Team USA suffers pair of tough losses
ATHENS, Greece -- Twice Keeth Smart charged, his opponent attacked and both lights went off. Twice, Smart was left standing on the strip, helmet in hand, after U.S. losses.
The American men's saber fencing team lost on the final touch two times Thursday, losing dramatic matches against France in the semifinals and then Russia.
While the French went on to beat Italy to win the gold, Smart and the U.S. team -- stung by the deciding call in the semifinal -- regrouped for the bronze-medal match, only to lose again to the Russians, 45-44.
"This one really hurt," said Smart, who was in tears after losing out the medal. "It wasn't meant to be for whatever reason."
Tied at 44, Keeth Smart tried to attack, but four-time gold medalist Stanislav Pozdniakov got the touch first to win the match.
Smart had entered the final rotation against Russia with a 40-35 lead, meaning that he needed to score five touches off his opponent before Pozdniakov could score 10 off him. Pozdniakov scored five of the first six points to tie it, and when Smart went ahead 43-41, the Russian ran off three straight to take the lead.
On the brink, Smart avoided Pozdniakov's attack and scored to tie the bout at 44, setting the stage for the deciding point. After neither scored on a double-touch, Smart attacked but hesitated for split-second, which gave Pozdniakov an opening.
"The one thing I did was pull back my arm," said Smart, who last year became the first U.S. fencer to be ranked No. 1. "As a saber fencer, when you pull back your arm, you're automatically going to be punished."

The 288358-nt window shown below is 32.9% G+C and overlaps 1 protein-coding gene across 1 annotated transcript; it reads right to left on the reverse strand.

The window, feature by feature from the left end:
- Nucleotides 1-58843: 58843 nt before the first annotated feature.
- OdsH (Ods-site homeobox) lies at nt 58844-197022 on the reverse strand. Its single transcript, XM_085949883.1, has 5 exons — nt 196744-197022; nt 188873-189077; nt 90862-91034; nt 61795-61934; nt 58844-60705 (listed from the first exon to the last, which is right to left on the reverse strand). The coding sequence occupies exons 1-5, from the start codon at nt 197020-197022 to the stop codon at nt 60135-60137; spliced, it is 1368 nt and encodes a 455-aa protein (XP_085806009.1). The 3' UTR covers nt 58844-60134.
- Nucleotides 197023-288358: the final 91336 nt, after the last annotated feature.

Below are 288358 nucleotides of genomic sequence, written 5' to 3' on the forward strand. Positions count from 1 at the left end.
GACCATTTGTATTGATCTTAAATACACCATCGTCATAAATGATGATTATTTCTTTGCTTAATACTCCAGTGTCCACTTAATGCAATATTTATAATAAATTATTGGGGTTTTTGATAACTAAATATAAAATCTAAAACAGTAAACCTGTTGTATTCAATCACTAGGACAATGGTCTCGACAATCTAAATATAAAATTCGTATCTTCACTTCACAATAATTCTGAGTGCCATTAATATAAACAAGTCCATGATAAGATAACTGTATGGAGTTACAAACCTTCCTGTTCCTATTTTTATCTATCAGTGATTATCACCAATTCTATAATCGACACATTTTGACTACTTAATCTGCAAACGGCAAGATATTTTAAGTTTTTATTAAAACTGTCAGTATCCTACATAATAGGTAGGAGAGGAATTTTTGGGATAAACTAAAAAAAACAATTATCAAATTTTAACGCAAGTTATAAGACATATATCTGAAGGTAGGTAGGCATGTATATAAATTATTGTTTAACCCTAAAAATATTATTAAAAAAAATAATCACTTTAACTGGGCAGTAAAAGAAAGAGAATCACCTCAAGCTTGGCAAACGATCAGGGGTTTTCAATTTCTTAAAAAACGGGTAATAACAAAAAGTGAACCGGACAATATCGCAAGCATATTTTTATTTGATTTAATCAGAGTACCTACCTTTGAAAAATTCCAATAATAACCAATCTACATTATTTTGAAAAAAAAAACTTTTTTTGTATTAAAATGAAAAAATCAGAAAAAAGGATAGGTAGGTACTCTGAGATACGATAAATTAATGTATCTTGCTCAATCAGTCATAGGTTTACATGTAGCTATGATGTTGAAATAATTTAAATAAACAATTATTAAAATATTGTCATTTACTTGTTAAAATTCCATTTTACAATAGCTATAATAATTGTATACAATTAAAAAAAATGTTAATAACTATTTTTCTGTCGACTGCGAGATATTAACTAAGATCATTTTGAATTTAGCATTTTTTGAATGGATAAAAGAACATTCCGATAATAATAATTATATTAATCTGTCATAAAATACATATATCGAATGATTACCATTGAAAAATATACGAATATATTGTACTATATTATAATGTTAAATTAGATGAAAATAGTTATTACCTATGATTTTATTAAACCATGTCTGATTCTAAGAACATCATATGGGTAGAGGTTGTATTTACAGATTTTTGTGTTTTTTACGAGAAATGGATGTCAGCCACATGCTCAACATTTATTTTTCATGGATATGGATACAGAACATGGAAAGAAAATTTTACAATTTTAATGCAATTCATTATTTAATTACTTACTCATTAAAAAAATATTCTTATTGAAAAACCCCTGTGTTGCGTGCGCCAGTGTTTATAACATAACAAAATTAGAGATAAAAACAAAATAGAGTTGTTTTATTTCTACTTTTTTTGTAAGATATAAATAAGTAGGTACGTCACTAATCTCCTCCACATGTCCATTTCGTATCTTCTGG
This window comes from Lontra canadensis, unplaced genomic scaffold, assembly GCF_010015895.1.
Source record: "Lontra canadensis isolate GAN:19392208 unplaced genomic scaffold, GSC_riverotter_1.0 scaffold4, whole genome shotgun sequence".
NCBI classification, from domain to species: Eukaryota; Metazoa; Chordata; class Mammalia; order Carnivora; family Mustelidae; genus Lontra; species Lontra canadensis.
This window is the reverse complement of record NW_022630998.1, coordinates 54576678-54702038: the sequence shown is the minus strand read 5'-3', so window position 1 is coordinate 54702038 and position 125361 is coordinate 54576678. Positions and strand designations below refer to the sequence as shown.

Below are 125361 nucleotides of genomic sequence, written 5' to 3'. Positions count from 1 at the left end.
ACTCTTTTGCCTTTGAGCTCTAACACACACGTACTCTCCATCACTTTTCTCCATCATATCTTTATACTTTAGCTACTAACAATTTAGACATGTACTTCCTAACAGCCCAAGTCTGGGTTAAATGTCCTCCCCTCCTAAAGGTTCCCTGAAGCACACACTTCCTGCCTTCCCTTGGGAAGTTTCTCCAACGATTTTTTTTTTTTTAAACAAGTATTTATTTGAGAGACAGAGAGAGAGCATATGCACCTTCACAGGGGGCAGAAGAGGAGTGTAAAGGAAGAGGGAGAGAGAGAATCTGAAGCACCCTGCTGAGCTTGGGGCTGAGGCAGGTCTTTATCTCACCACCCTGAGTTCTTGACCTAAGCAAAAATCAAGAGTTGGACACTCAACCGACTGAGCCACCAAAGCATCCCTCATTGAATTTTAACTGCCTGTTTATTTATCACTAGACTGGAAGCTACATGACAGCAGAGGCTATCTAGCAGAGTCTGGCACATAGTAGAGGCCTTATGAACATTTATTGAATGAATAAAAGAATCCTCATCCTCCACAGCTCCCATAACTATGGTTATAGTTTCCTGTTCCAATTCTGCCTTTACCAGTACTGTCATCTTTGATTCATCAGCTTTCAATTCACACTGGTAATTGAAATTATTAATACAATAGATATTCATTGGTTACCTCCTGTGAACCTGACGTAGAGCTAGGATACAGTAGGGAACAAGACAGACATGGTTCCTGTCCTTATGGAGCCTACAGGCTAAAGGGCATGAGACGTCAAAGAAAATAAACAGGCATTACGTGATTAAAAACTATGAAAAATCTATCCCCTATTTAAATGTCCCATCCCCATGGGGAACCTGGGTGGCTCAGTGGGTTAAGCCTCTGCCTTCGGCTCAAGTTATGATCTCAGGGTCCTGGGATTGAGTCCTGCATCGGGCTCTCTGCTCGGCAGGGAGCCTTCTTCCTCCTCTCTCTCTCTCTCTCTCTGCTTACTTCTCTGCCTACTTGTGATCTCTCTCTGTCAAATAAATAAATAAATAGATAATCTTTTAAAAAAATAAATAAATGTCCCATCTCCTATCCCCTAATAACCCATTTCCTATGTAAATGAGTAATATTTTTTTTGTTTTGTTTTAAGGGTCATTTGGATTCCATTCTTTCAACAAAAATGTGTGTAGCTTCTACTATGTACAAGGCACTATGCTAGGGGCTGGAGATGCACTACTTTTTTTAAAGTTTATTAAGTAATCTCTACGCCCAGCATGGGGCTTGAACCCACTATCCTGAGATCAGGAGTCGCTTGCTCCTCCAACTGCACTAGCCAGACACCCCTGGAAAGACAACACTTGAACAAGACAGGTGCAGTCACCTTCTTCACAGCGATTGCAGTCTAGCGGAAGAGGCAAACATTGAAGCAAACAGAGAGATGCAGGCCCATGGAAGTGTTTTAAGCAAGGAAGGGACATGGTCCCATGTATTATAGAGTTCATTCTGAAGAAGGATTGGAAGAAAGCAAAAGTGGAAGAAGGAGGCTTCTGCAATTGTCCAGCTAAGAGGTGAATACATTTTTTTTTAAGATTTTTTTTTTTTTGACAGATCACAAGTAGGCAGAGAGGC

After Pozdniakov scored, Smart took off his helmet and gave a dejected look upwards. As he walked off, he was consoled by his teammates.
"I can go to sleep tonight because I know I lost on my best action," Smart said.
The loss to France, however, was a bitter pill to swallow.
After upsetting Hungary, the Americans trailed France 40-38 in the semifinals when Smart came in to fence Damien Touya. Smart rallied to tie it at 44. On the next play, no point was scored, but Smart's saber went through Touya's glove, piercing his hand at the webbing of the fingers, and exiting through his palm. The match stopped so Touya could receive treatment, while France's replacement athlete, Boris Sanson, started to warm up.
With the 10-minute injury timeout set to end, Touya chose to return to the match with his injured and bandaged hand instead of being replaced.
"He was especially courageous since we were tied at 44-44," said Philippe Omnes, the technical director of the French fencing federation.
The two fencers attacked two more times but no points were awarded. On each play, referee Jose Luis Alvarez of Spain determined that the fencers attacked simultaneously.
On the fourth attempt at a deciding point, Smart and Touya both recorded touches, but Alvarez ruled that Touya caught Smart while preparing to attack, giving the Frenchman the victory.
"France ... you know ... man, that hurt," Smart said. "Everyone was there, everyone saw it. For whatever reason the officials didn't want to help us out."
Smart stood in the middle of the strip, his helmet off and mouth agape, after the referee awarded the final point to Touya, who had bloodstains on the leg of his white suit.
"The last touch with France, I think it was a bad call," said Smart's teammate, Ivan Lee.
In the hours between bouts the U.S. team of Smart and Lee, both from New York, and Jason Rogers of Los Angeles, regrouped. Against Russia, they turned an early five-point deficit into a five point lead, before Pozdniakov rallied for the win.
"I went into it knowing Stas is a legend in fencing," said Rogers, who lost 7-1 to Pozdniakov in his bout.
"Sometimes the guy just outfences you."
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